Binky Felstead: Reality star says she will repay charity’s fee for Instagram posts

Alexandra “Binky” Felstead was paid by Barnado’s to tweet about the charity

Click to follow
The Independent Online

A reality TV star has agreed to repay a charity thousands of pounds after she suffered a public backlash for taking payment to promote their shops on her social media account.

Alexandra “Binky” Felstead, whose champagne lifestyle is depicted in Made In Chelsea, had agreed to use her Instagram account to front a campaign encouraging support for Barnardo’s in exchange for £3,000.

The charity denied initial reports that it had agreed to pay Ms Felstead £20,000 for her services after she posted a photo of herself holding a sign telling people to follow Barnardo’s shops. But it admitted that a deal had been done to pay her several thousand pounds.

A spokesperson for the charity said: “We took a business decision to acquire the support of Alexandra Felstead to bring the appeal to a new and wider audience... Barnardo’s does not usually pay celebrities who support our work with the most vulnerable children across the UK.” They added: “We decided to invest in a celebrity fee here to see whether it could boost our campaign and generate more funds to help more children.”


But some of the charity’s supporters threatened to withdraw their support, branding the deal “sick”. One backer, Harriet Doyle, tweeted: “@barnardos you will never receive a single penny again. If @BinkyFelstead doesn’t return this money and donate her time free.”

A spokesperson for Ms Felstead told The Independent: “We can confirm that Binky has agreed to waiver her £3,000 fee. Her decision to work with Barnardo’s was always for good intentions. She was offered this fee to front a campaign. However her intention has always been to give the entire fee back to charity in some way.”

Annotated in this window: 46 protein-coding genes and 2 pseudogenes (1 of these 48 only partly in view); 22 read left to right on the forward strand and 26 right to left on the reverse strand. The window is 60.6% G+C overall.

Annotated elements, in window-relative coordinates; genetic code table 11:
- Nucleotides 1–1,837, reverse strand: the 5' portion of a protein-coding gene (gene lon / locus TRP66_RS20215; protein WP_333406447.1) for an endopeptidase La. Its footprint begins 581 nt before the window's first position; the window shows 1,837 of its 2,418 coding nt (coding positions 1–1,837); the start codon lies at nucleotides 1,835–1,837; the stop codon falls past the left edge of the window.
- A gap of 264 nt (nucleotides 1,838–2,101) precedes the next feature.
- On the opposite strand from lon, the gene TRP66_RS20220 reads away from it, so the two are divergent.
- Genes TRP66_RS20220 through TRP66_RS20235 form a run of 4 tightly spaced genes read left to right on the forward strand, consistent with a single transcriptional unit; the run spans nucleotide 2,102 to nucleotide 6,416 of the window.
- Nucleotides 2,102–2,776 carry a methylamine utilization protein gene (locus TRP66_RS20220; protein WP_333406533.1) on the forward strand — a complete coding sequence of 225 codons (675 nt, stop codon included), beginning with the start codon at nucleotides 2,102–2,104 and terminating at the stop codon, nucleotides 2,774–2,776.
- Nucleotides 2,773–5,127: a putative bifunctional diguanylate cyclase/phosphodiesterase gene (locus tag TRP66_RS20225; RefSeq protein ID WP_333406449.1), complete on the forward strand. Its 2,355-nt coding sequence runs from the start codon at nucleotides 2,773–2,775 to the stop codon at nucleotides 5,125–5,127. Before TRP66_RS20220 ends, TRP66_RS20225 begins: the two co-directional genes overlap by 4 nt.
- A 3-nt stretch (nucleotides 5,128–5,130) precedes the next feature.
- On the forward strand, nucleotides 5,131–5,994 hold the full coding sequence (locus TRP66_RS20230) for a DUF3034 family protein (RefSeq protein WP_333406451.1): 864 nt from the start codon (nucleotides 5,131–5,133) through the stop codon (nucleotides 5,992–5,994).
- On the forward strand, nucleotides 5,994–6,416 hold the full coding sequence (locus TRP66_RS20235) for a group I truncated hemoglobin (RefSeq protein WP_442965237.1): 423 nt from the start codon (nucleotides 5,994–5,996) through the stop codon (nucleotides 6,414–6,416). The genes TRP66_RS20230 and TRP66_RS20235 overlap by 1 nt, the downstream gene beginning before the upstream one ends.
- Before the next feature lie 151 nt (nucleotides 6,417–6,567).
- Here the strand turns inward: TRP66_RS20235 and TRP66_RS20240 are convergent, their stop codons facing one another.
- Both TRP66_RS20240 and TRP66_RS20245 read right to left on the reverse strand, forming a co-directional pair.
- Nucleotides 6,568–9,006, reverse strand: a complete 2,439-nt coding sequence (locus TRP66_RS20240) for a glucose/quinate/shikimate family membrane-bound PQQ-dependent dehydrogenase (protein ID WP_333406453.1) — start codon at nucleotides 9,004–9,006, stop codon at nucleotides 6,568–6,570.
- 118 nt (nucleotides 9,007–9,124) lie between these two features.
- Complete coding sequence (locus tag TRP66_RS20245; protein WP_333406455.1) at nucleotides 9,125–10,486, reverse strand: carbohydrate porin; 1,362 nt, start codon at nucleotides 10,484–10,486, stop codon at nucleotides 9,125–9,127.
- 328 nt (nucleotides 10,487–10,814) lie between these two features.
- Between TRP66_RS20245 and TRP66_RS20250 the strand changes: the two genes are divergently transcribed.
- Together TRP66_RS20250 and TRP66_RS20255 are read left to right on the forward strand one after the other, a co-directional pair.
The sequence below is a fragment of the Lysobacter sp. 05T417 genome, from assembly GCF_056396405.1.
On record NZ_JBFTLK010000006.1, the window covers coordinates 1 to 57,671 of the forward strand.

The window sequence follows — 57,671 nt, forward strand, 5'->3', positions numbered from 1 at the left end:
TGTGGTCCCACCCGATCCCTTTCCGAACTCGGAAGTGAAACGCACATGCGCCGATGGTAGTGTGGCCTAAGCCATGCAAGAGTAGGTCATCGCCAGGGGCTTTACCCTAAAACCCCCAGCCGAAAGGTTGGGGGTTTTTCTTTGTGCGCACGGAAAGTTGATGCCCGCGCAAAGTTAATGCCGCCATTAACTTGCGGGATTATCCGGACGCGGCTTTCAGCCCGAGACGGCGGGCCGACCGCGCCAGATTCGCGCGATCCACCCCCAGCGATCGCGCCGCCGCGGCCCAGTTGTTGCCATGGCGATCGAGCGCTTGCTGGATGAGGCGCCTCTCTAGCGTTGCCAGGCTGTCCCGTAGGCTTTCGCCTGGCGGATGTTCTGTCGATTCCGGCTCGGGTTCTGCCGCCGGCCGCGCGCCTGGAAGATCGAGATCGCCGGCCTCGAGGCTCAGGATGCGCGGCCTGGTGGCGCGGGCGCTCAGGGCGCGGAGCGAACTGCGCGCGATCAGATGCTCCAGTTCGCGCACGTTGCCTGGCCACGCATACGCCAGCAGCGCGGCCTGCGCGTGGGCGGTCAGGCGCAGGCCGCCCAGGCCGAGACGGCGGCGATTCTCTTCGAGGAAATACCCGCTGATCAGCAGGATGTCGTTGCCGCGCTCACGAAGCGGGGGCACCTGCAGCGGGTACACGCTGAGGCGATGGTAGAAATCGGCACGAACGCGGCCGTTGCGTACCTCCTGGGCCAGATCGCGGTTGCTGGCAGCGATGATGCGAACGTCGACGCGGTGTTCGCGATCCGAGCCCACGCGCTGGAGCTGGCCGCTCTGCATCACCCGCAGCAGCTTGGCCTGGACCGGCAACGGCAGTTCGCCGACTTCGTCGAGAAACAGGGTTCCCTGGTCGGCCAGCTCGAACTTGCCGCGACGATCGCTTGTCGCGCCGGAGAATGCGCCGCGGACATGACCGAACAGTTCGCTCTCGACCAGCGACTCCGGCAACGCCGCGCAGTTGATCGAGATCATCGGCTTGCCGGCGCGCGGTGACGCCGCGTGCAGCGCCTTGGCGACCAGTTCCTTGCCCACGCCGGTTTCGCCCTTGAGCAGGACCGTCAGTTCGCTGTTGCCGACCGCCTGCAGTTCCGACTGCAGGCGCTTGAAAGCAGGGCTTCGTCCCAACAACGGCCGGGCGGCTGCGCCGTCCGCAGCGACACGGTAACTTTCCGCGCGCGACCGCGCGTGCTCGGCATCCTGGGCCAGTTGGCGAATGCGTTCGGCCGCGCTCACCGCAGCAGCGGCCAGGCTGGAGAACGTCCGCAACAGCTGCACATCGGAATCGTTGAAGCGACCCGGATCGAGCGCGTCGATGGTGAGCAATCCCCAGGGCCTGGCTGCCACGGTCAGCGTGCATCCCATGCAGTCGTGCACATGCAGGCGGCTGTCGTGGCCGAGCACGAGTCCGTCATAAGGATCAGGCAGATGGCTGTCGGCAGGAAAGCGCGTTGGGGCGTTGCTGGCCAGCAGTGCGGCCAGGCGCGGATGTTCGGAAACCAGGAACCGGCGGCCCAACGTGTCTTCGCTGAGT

The charity is now under pressure to review the way it works with celebrities more widely, however. Conservative MP Charlie Elphicke said: “Hardworking taxpayers who donate to worthwhile causes expect their money to go towards helping people in need, not celebrities. I hope Barnado’s will review their practices as a matter of urgency.”

Some of the UK’s biggest charities, including the RSPCA,  Oxfam and Save the Children, told The Independent they do not pay for the services of celebrities. The Barnado’s case is not unique, according to the Institute of Fundraising, but it said “Charities are always mindful to try and keep their costs down as much as possible”.

Famous names: Paid-for charity work

Some charities, such as World Vision, are open about the payments they make to their ‘artist ambassadors’. These include Downton Abbey actress Elizabeth McGovern. Her band, Sadie and the Hotheads, were given £28,000 to fund an album and UK tour in return for promoting the charity.

Cherie Blair was criticised after allegations in 2005 that she had been paid at least £100,000 to do a speaking tour in aid of the Children’s Cancer Institute, an Australian charity.

And in 2007 it emerged that Sir Terry Wogan had been paid more than £9,000 to front Children in Need.